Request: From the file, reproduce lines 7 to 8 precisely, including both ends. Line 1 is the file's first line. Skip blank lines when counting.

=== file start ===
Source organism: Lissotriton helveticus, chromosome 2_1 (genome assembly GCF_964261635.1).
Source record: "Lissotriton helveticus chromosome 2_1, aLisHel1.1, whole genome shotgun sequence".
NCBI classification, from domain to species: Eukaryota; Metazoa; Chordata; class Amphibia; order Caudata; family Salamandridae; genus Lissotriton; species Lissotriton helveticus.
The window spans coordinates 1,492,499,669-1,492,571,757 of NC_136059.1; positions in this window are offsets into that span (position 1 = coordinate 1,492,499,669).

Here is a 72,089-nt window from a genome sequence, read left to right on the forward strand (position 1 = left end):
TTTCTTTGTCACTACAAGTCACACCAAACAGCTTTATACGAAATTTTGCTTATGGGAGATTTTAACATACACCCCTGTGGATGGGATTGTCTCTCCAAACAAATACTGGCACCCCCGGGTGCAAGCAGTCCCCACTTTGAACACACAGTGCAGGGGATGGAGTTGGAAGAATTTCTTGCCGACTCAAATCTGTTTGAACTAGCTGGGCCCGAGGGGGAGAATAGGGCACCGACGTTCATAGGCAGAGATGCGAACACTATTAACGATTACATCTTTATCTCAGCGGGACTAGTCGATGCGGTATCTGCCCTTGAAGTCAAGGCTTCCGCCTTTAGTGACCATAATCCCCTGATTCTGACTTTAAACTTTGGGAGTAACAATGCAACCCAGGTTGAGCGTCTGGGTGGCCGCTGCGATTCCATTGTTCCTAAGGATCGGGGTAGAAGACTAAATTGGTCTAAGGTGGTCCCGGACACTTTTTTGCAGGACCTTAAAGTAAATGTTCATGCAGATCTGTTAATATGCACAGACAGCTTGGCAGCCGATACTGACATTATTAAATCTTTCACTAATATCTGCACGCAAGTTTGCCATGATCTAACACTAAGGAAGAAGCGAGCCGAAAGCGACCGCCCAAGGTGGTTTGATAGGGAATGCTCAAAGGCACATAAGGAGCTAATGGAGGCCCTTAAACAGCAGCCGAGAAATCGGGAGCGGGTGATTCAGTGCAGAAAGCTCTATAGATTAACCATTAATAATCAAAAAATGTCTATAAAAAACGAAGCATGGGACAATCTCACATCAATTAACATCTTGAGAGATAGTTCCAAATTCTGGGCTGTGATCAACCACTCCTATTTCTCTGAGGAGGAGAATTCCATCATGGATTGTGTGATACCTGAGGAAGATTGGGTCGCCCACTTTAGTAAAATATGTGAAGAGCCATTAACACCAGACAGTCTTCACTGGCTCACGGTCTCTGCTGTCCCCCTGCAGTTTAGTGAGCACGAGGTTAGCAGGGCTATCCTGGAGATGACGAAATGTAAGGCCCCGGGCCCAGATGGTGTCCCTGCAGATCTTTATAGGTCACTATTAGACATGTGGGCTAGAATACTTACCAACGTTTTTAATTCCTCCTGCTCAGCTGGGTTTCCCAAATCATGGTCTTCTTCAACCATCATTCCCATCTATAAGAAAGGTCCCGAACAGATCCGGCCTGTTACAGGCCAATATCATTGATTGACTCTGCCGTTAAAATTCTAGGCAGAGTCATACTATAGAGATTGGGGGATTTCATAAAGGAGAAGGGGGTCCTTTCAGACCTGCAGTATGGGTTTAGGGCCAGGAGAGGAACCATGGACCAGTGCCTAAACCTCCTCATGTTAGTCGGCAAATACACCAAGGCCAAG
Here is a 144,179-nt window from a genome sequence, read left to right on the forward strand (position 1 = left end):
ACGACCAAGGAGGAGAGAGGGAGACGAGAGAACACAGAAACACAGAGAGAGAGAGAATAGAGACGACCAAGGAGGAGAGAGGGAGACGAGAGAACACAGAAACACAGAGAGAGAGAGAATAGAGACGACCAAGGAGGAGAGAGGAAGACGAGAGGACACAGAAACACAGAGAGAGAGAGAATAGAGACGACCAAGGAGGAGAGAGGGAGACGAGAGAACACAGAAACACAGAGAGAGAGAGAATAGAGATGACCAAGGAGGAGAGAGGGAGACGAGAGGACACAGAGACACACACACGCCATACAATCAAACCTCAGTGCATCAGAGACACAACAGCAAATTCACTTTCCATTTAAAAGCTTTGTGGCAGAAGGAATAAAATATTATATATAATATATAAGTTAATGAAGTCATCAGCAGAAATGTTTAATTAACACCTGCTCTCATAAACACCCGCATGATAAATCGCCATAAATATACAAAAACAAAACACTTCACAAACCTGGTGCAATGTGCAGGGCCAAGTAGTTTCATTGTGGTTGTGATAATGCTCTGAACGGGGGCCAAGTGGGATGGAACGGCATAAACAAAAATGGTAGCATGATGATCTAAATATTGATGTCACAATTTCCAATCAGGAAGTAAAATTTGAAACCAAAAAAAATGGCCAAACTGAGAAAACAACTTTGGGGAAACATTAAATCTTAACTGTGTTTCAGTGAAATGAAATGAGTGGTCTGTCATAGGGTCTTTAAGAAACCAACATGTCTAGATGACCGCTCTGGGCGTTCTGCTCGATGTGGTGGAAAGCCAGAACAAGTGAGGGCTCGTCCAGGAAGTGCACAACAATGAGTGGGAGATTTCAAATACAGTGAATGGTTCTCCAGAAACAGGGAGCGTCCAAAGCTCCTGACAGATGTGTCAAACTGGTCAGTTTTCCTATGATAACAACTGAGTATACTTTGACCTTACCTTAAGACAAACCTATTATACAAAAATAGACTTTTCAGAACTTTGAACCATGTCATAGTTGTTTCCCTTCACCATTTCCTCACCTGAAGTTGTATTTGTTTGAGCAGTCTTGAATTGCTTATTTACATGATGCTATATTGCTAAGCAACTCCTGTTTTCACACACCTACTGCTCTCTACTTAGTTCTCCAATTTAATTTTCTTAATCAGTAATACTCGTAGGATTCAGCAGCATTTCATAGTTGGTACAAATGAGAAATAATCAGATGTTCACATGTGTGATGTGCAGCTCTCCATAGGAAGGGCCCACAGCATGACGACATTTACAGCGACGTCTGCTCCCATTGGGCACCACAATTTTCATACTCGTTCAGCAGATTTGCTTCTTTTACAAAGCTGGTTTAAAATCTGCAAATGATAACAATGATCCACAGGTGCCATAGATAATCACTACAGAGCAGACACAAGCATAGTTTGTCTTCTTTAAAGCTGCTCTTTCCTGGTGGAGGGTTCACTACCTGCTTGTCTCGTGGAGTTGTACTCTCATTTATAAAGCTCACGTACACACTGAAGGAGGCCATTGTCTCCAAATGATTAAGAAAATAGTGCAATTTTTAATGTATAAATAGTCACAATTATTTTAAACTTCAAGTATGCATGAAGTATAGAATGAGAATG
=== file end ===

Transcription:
Here is a 144,179-nt window from a genome sequence, read left to right on the forward strand (position 1 = left end):
ACGACCAAGGAGGAGAGAGGGAGACGAGAGAACACAGAAACACAGAGAGAGAGAGAATAGAGACGACCAAGGAGGAGAGAGGGAGACGAGAGAACACAGAAACACAGAGAGAGAGAGAATAGAGACGACCAAGGAGGAGAGAGGAAGACGAGAGGACACAGAAACACAGAGAGAGAGAGAATAGAGACGACCAAGGAGGAGAGAGGGAGACGAGAGAACACAGAAACACAGAGAGAGAGAGAATAGAGATGACCAAGGAGGAGAGAGGGAGACGAGAGGACACAGAGACACACACACGCCATACAATCAAACCTCAGTGCATCAGAGACACAACAGCAAATTCACTTTCCATTTAAAAGCTTTGTGGCAGAAGGAATAAAATATTATATATAATATATAAGTTAATGAAGTCATCAGCAGAAATGTTTAATTAACACCTGCTCTCATAAACACCCGCATGATAAATCGCCATAAATATACAAAAACAAAACACTTCACAAACCTGGTGCAATGTGCAGGGCCAAGTAGTTTCATTGTGGTTGTGATAATGCTCTGAACGGGGGCCAAGTGGGATGGAACGGCATAAACAAAAATGGTAGCATGATGATCTAAATATTGATGTCACAATTTCCAATCAGGAAGTAAAATTTGAAACCAAAAAAAATGGCCAAACTGAGAAAACAACTTTGGGGAAACATTAAATCTTAACTGTGTTTCAGTGAAATGAAATGAGTGGTCTGTCATAGGGTCTTTAAGAAACCAACATGTCTAGATGACCGCTCTGGGCGTTCTGCTCGATGTGGTGGAAAGCCAGAACAAGTGAGGGCTCGTCCAGGAAGTGCACAACAATGAGTGGGAGATTTCAAATACAGTGAATGGTTCTCCAGAAACAGGGAGCGTCCAAAGCTCCTGACAGATGTGTCAAACTGGTCAGTTTTCCTATGATAACAACTGAGTATACTTTGACCTTACCTTAAGACAAACCTATTATACAAAAATAGACTTTTCAGAACTTTGAACCATGTCATAGTTGTTTCCCTTCACCATTTCCTCACCTGAAGTTGTATTTGTTTGAGCAGTCTTGAATTGCTTATTTACATGATGCTATATTGCTAAGCAACTCCTGTTTTCACACACCTACTGCTCTCTACTTAGTTCTCCAATTTAATTTTCTTAATCAGTAATACTCGTAGGATTCAGCAGCATTTCATAGTTGGTACAAATGAGAAATAATCAGATGTTCACATGTGTGATGTGCAGCTCTCCATAGGAAGGGCCCACAGCATGACGACATTTACAGCGACGTCTGCTCCCATTGGGCACCACAATTTTCATACTCGTTCAGCAGATTTGCTTCTTTTACAAAGCTGGTTTAAAATCTGCAAATGATAACAATGATCCACAGGTGCCATAGATAATCACTACAGAGCAGACACAAGCATAGTTTGTCTTCTTTAAAGCTGCTCTTTCCTGGTGGAGGGTTCACTACCTGCTTGTCTCGTGGAGTTGTACTCTCATTTATAAAGCTCACGTACACACTGAAGGAGGCCATTGTCTCCAAATGATTAAGAAAATAGTGCAATTTTTAATGTATAAATAGTCACAATTATTTTAAACTTCAAGTATGCATGAAGTATAGAATGAGAATG